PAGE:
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Parents in the UK are facing increased fines for taking their children out of school during term time. The fines, which currently range from £60 to £2,500, will be increased to a minimum of £80 starting in August 2024. This move comes as a response to the growing trend of parents taking their children out of school to secure cheaper holiday deals, despite the potential consequences. Flight Centre UK’s survey found that 67% of parents were considering taking their children out of school for this reason.

The cost of living crisis and soaring prices of holiday trips have pushed parents to consider taking their children out of school for cheaper holidays. Flights during school breaks can be significantly more expensive compared to flights just a week earlier. For example, a family of four flying from London to Geneva could pay over 16 times more during half-term. However, the difference in flight costs may not always be significant, with some flights costing only slightly more during school breaks. With fines set to rise for children who miss five or more days, it is possible that fewer parents will risk holidaying during school time.

Parents across European countries face different penalties for taking their children out of school. In Austria, parents could face fines of €110 to €400 or up to two weeks’ imprisonment for unauthorised absences. France imposes fines of €135 for parents who are unable to justify their child’s absence. In Germany, fines range from €35 per day to €2,500, with the police actively checking airports for families taking unauthorised holidays. Hungary allows for some leniency, with parents able to remove their child from school for up to five days with permission from the school.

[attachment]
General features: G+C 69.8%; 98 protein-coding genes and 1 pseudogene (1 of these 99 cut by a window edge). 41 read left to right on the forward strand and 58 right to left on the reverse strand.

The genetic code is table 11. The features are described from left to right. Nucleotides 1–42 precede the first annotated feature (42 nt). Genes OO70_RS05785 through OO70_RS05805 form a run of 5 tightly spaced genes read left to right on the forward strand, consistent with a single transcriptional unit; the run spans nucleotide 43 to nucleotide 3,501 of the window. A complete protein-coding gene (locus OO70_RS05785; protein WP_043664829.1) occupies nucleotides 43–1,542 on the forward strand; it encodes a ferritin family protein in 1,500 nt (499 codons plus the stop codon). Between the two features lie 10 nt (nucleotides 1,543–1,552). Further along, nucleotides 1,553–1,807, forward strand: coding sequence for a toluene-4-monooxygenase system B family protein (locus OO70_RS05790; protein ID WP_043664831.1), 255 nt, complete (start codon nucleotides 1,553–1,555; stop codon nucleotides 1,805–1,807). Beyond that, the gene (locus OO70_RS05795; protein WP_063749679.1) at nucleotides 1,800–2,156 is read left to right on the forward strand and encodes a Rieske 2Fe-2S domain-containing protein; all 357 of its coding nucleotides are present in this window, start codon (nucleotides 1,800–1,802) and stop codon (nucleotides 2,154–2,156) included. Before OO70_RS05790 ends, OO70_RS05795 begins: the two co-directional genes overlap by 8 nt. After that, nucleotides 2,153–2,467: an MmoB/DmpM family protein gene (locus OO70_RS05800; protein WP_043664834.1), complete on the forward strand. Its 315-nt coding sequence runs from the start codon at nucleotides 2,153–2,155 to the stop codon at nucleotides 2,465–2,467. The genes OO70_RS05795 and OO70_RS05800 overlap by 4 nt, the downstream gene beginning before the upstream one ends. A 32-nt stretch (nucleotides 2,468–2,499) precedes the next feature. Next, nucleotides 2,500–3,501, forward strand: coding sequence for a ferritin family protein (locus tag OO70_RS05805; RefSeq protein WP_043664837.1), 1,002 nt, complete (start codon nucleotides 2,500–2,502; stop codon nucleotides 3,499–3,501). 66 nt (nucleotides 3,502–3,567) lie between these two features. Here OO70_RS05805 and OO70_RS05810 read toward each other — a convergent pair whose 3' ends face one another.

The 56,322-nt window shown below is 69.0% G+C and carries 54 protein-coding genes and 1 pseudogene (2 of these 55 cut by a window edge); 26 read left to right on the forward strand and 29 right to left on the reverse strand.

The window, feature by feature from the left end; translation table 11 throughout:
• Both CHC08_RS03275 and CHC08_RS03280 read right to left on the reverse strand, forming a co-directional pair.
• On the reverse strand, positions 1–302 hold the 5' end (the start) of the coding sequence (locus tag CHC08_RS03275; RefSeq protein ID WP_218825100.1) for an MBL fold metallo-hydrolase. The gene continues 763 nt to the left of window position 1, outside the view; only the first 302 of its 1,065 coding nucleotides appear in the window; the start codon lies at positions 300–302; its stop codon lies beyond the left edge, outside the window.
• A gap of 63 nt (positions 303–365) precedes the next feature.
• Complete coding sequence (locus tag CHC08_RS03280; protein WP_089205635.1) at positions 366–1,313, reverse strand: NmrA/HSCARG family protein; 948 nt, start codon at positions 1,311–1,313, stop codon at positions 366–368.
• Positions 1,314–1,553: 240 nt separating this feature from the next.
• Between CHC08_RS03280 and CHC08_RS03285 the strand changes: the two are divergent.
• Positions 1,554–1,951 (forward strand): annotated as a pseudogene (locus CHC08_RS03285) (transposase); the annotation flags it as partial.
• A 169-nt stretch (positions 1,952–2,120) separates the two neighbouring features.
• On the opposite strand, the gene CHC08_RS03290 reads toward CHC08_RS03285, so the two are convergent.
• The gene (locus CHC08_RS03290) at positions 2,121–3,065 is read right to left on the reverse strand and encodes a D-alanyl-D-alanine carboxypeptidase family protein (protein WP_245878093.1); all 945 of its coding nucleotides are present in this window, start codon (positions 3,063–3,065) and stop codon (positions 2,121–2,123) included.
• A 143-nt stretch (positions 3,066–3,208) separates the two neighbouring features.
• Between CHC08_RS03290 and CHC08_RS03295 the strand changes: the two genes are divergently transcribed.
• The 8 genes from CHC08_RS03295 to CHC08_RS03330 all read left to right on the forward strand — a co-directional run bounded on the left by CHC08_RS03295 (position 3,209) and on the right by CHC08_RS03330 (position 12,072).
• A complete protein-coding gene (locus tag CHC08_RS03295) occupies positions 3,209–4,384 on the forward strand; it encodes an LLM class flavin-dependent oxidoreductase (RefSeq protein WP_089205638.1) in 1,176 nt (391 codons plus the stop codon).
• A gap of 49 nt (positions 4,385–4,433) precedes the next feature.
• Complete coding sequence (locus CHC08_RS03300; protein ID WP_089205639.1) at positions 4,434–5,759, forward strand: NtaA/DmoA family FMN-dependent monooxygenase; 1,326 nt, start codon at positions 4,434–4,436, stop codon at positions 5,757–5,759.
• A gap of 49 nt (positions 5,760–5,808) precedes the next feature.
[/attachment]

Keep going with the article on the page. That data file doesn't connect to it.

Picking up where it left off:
Italy, the Netherlands, Norway, Spain, and Sweden also have rules regarding taking children out of school. In Italy, parents may face fines of up to €30 for taking their children out of primary school. The Netherlands imposes fines of up to €100 per day for school absenteeism. In Norway, fines can be issued to parents who take their children out of school without permission. Spain has fines that vary by municipality, with fines capped at €1,500 in most cases. And in Sweden, primary school students may be granted short periods of time off for certain trips or family celebrations.

In the UK, parents can face fines of up to £2,500 or imprisonment for taking their children out of school without permission. Fines currently start at £60 per parent for five or more missed days, rising to £120 each if not paid within 21 days. From August 2024, fines will start at £80 and rise to £160. Any school-time absence must be pre-authorised by the head teacher and classified as ‘exceptional circumstances’. Failure to adhere to these rules may result in milder consequences such as parenting orders, education supervision orders, or school attendance orders. Despite the potential consequences, a significant number of parents are still willing to risk fines to save money on holiday trips.

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